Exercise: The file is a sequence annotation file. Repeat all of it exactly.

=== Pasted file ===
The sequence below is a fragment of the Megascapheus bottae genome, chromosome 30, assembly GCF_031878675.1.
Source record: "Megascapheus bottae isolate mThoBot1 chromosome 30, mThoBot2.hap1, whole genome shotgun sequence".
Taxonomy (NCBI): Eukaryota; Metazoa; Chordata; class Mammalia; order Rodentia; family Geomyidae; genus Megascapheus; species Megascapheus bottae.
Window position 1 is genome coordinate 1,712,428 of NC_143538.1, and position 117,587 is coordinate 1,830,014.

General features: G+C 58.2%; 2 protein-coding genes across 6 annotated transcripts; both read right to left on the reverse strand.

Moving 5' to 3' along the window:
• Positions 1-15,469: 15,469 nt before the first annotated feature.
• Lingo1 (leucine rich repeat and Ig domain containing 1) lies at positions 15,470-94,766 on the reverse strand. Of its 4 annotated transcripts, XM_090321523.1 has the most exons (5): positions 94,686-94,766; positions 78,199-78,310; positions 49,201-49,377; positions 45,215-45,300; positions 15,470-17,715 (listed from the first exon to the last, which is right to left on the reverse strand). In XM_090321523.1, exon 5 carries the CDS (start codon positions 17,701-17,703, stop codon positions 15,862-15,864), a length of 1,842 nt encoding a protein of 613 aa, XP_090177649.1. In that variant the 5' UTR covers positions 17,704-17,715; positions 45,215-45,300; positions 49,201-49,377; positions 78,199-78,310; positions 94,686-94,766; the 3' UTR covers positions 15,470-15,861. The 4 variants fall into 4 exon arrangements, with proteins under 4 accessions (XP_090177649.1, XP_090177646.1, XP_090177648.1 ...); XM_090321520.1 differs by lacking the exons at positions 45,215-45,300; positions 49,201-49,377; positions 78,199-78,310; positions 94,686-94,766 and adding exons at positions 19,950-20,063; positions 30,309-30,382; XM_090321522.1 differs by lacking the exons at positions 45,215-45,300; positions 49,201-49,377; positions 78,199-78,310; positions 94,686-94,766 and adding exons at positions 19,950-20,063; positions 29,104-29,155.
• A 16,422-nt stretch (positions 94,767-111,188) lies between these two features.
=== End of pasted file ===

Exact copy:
The sequence below is a fragment of the Megascapheus bottae genome, chromosome 30, assembly GCF_031878675.1.
Source record: "Megascapheus bottae isolate mThoBot1 chromosome 30, mThoBot2.hap1, whole genome shotgun sequence".
Taxonomy (NCBI): Eukaryota; Metazoa; Chordata; class Mammalia; order Rodentia; family Geomyidae; genus Megascapheus; species Megascapheus bottae.
Window position 1 is genome coordinate 1,712,428 of NC_143538.1, and position 117,587 is coordinate 1,830,014.

General features: G+C 58.2%; 2 protein-coding genes across 6 annotated transcripts; both read right to left on the reverse strand.

Moving 5' to 3' along the window:
• Positions 1-15,469: 15,469 nt before the first annotated feature.
• Lingo1 (leucine rich repeat and Ig domain containing 1) lies at positions 15,470-94,766 on the reverse strand. Of its 4 annotated transcripts, XM_090321523.1 has the most exons (5): positions 94,686-94,766; positions 78,199-78,310; positions 49,201-49,377; positions 45,215-45,300; positions 15,470-17,715 (listed from the first exon to the last, which is right to left on the reverse strand). In XM_090321523.1, exon 5 carries the CDS (start codon positions 17,701-17,703, stop codon positions 15,862-15,864), a length of 1,842 nt encoding a protein of 613 aa, XP_090177649.1. In that variant the 5' UTR covers positions 17,704-17,715; positions 45,215-45,300; positions 49,201-49,377; positions 78,199-78,310; positions 94,686-94,766; the 3' UTR covers positions 15,470-15,861. The 4 variants fall into 4 exon arrangements, with proteins under 4 accessions (XP_090177649.1, XP_090177646.1, XP_090177648.1 ...); XM_090321520.1 differs by lacking the exons at positions 45,215-45,300; positions 49,201-49,377; positions 78,199-78,310; positions 94,686-94,766 and adding exons at positions 19,950-20,063; positions 30,309-30,382; XM_090321522.1 differs by lacking the exons at positions 45,215-45,300; positions 49,201-49,377; positions 78,199-78,310; positions 94,686-94,766 and adding exons at positions 19,950-20,063; positions 29,104-29,155.
• A 16,422-nt stretch (positions 94,767-111,188) lies between these two features.